How to motivate yourself for a summit climb

“It is not the mountains we conquer, but ourselves.” The words of Edmund Hillary rings true when you confront the hunger, thirst, cold not to mention exhaustion in the mountains. You are up against yourself. And you cannot stop as you still have to go that extra mile. So how to motivate yourself for a summit climb? Planning ahead, self-motivation, steady rhythm, yoga stretches have all been recommended by a team of experts. Take a look.

Pin Parvati - Ian Chung 5(2)
The Pin Parvati Pass trek. PC – Ian Chung

Being physically fit:

The need to be physically fit cannot be stressed enough – you trek at high altitudes, the trek days are long and the climb to the summit may take hours. The Stok Kangri is one such summit. It is a high altitude trek at 20,100 feet, the air is thinner at 60% and the summit day is around 15 hours. Imran Bhaidani who scaled Stok Kangri in 2014, disciplined himself to prepare for this summit for more than a year. He says, “My weekly training included strength/weight training, swimming for 45-50 minutes, staircase training for 45 minutes, cardio and running for five kilometres in 25 minutes. I also took care to see that I had adequate rest, two days of the week.”
Tip – Know that you are going to summit, read about it, try to gain knowledge of what you may expect and work really hard to prepare for it. If you don’t work hard to achieve it you may easily give up mentally under tough conditions.
For your easy reference here is a fitness schedule to help you get in top physical shape.

Taking one step at a time:

Self-doubt can creep in when defeat is staring at your face. “Instead of self-defeating thoughts and trying to think of yourself as a failure, keep yourself small targets. The breaking down of a task in to simpler ones, makes things easier and more manageable,” says Vasantha Sanath, a trainer at a counselling academy. Parth Phalke, a trek leader at Indiahikes resonates this when he says, “Instead of dragging yourself to the top, push yourself to go a certain distance, take rest and then move forward.” Taking one step at a time also helps you take your mind off troubles and helps you focus in the present moment.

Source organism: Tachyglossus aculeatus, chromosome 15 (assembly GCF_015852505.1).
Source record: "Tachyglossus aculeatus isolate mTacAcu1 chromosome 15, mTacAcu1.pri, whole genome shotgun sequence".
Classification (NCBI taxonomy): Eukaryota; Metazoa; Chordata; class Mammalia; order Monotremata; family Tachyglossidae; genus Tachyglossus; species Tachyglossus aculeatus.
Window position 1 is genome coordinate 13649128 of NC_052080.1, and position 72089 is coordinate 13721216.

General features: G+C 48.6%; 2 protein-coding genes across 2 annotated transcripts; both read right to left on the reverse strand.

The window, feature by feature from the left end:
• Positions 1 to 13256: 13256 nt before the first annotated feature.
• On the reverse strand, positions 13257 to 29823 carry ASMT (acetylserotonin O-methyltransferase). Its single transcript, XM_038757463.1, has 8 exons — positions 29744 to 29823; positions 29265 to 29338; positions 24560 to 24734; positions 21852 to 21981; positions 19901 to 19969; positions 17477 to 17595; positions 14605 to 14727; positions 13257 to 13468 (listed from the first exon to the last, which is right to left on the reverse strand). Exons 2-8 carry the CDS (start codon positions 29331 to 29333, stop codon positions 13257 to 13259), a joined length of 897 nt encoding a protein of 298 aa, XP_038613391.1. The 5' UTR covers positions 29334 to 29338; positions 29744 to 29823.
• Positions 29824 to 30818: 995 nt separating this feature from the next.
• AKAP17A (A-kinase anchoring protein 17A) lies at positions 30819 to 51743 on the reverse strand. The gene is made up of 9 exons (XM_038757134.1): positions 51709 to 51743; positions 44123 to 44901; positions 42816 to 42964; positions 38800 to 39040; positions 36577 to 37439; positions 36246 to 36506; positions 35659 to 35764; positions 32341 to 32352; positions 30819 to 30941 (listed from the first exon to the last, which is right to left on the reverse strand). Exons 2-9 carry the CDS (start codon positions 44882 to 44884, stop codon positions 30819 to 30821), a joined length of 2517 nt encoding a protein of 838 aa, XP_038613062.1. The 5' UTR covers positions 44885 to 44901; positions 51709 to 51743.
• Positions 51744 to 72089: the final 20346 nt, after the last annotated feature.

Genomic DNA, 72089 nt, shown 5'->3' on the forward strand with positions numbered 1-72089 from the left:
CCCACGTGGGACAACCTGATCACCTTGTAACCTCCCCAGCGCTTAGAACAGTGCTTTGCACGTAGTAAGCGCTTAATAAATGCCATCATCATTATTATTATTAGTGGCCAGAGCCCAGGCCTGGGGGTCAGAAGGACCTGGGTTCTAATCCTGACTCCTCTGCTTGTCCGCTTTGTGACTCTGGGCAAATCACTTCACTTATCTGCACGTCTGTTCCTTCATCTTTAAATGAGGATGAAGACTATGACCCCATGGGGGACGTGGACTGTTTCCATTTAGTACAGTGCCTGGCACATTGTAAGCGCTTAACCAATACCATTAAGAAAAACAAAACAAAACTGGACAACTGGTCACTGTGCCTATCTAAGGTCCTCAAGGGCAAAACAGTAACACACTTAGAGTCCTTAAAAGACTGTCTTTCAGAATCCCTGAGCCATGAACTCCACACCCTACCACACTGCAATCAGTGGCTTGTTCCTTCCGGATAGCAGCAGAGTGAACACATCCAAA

Tip – Persevere and push yourself to go that extra mile.

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On the way to Brahmatal top. PC – Vishwas Krishnamurthy

 

Maintaining a steady rhythm:

Pace your step with your breath. “Breathlessness signifies that you are going too fast. So set a steady pace by synching your steps with your breath. This steady pace will help you reach the top,” assures Manish Pasad, Chief of Operations, Indiahikes. Here he also points out the dangers of comparing yourself with other trekkers. He says, “It is just you and the mountains. So let go of other distractions and focus on yourself.”
Tip – If you are short of breath pause a bit, bend forward, take two deep breaths and move forward.

Yoga stretches:

Yoga loosens you up. Tanushree a yoga trainer says, “Deep breathing, warm stretches and Pranayama helps relax your mental tensions.” To get rid of pains and cramps she also recommends cool down stretches. To name a few – Yashtik-asana, Tadasana, Hastapadasana, Paschimota-asana etc.

Preparing mentally:

“A trek starts when you start from your home, not when you reach the base camp. Being in picnic mode does not help,” says Manish. Imran Bhaidani seconds this. He says, “As I was preparing myself for the summit for more than a year by doing intensive physical training, reading articles on high altitude effects, buying good equipment etc I was fully charged up. Once I started the summit I was totally focused on my goal to reach the top.” This focus and discipline helped him scale the summit.
Tip – On the trek before you attempt summit you get enough opportunities to understand yourself. Be disciplined in eating, drinking and taking rest. Try out the equipment and be comfortable using it before the summit attempt. On the summit day take adequate rest as well.

Kedarkantha-Sushil Chauhan-The Summit
The Kedarkantha summit. PC – Sushil Chauhan

Parth sums it all up when he adds thoughtfully, “As a team we should be accommodative enough if a trekker is lagging behind. Listening to him, giving him positive strokes, motivating him should be done so that he does not feel the entire burden rests on his shoulders alone.”

Usha Hariprasad

Usha Hariprasad

Usha Hariprasad is a freelance writer and has worked with Citizen Matters, Alternative and Indus Ladies writing about travel and green living. She worked in the IT field for 5 years before deciding to follow her passion for writing. She is now part of the content and tech team at Indihahikes.

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